Biden says 'senseless violence' in Afghanistan must stop

US president says US support for Afghan government will not diminish as he hosted Kabul's leaders.

Biden says 'senseless violence' in Afghanistan must stop

US President Joe Biden on Friday said the "senseless violence" in Afghanistan must stop as Taliban fighters continue their offensive on government-held territories.

Biden reiterated that US support for the Afghan government and its forces will not diminish as he hosted Afghan President Ashraf Ghani and Chairman of the High Council for National Reconciliation Abdullah Abdullah at the White House.

"Our troops may be leaving, but our support for Afghanistan is not ending in terms of support and helping maintain their military, as well as economic and political support,” Biden said in the Oval Office. “We’re going to stick with you, and we’re going to do our best to see to it that you have the best tools you need.”

The meeting comes as Biden's Sept. 11 deadline for the full withdrawal of US forces rapidly advances with the Taliban launching a bitter campaign against Afghan forces.

Ghani expressed gratitude for Washington's continued support, adding that he respects Biden's decision to proceed with the US exit.

“We are determined to have unity, coherence, national sense of sacrifice, and will not spare anything," he said, further noting government forces have re-taken six districts from the Taliban today, saying the military advances demonstrate Afghanistan's "determination."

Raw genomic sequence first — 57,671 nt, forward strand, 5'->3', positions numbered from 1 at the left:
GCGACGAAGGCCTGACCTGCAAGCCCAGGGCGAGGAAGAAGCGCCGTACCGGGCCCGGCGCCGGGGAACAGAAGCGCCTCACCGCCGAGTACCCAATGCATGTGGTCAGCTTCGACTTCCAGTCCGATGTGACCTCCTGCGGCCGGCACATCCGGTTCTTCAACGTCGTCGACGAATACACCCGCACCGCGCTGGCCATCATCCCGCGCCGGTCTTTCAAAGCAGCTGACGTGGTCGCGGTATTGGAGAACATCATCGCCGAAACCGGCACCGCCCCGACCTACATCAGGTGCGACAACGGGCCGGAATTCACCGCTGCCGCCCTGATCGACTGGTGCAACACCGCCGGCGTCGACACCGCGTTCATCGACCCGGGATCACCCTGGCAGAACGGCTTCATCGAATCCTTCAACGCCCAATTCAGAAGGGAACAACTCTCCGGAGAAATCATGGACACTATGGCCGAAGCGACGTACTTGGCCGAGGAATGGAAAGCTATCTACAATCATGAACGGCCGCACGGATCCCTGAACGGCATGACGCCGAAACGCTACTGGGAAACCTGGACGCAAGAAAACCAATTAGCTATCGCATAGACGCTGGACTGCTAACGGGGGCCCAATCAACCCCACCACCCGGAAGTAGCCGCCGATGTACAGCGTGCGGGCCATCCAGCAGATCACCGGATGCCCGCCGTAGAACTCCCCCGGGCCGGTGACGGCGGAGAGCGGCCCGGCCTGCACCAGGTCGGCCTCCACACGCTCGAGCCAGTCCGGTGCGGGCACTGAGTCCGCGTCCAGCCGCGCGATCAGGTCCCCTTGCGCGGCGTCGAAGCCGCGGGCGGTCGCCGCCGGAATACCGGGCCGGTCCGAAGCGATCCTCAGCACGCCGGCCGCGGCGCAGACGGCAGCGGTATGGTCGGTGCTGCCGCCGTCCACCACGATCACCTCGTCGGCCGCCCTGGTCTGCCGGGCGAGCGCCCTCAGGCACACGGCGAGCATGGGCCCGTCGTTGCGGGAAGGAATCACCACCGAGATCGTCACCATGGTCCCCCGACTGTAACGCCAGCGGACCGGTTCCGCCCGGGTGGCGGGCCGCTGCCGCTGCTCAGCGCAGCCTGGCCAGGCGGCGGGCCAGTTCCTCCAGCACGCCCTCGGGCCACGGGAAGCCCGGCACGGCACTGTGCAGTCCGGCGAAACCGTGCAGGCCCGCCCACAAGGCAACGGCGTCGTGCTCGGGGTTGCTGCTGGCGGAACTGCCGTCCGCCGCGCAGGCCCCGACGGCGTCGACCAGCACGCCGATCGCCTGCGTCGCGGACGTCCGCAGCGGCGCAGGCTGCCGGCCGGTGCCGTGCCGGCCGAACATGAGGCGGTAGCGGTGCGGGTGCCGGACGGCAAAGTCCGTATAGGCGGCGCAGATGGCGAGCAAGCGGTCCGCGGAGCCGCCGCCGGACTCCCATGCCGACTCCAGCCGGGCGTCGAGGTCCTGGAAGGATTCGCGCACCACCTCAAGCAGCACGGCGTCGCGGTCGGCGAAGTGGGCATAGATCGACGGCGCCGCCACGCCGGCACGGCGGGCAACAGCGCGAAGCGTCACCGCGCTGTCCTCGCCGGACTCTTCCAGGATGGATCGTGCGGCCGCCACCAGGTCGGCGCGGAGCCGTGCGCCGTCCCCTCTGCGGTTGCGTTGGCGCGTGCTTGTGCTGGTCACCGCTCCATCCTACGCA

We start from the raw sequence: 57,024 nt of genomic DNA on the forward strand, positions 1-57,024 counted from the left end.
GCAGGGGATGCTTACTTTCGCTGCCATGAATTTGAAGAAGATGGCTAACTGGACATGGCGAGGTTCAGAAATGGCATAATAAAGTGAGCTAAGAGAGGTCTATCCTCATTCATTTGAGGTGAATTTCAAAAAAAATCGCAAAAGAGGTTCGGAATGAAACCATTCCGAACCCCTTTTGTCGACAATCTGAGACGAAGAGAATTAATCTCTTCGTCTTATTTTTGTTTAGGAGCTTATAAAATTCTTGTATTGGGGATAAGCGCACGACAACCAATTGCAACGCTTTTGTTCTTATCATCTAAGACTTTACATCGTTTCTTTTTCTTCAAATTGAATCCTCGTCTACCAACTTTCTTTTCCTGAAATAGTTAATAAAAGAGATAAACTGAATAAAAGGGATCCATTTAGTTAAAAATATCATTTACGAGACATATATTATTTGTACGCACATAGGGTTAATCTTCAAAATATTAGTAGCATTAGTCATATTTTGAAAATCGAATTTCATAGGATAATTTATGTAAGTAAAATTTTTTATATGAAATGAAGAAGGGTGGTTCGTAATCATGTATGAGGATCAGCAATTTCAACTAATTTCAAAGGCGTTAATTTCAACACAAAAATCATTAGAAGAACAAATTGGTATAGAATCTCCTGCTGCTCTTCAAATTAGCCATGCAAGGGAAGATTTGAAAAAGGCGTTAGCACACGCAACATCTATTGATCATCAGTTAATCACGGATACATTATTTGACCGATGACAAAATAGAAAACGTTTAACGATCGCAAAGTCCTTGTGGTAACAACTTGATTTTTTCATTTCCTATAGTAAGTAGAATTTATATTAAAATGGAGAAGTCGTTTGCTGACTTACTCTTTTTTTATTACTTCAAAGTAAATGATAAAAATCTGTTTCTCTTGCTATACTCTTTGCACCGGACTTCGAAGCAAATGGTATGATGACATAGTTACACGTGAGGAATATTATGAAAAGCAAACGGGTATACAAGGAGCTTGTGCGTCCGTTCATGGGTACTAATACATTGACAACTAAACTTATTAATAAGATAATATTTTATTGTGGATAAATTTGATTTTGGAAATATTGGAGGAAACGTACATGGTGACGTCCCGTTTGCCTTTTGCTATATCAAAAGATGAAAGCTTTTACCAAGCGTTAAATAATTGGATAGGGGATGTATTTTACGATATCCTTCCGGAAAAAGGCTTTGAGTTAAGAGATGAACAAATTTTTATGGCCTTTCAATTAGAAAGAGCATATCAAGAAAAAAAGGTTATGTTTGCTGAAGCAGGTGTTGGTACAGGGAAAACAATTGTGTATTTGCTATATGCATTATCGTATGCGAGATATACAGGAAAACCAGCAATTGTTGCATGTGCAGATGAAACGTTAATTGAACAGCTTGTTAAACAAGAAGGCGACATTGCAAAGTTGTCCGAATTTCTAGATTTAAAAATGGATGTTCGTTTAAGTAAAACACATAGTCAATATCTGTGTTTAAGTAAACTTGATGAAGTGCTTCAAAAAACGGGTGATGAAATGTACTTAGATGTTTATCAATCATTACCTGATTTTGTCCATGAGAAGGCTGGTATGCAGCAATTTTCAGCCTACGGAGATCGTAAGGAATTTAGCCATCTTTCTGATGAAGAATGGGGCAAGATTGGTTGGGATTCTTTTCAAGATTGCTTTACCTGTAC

Afghan government forces are currently locked in heavy fighting with the Taliban in the key northern city of Kunduz after the group seized the main border crossing with Tajikistan. Intense fighting has also taken place on the outskirts of Mazar-i-Sharif, Afghanistan's fourth-largest city.

The past week has seen several surrenders of Afghan forces to the Taliban with pictures and videos circulating on social media indicating the extremist group's fighters have seized major stockpiles of military hardware and vehicles.

Amid the developments the intelligence community downgraded an earlier assessment that the Afghan government would survive for two years after the US exit with a timeline now of between six months and a year, officials told the Wall Street Journal newspaper.

AA

YORUM EKLE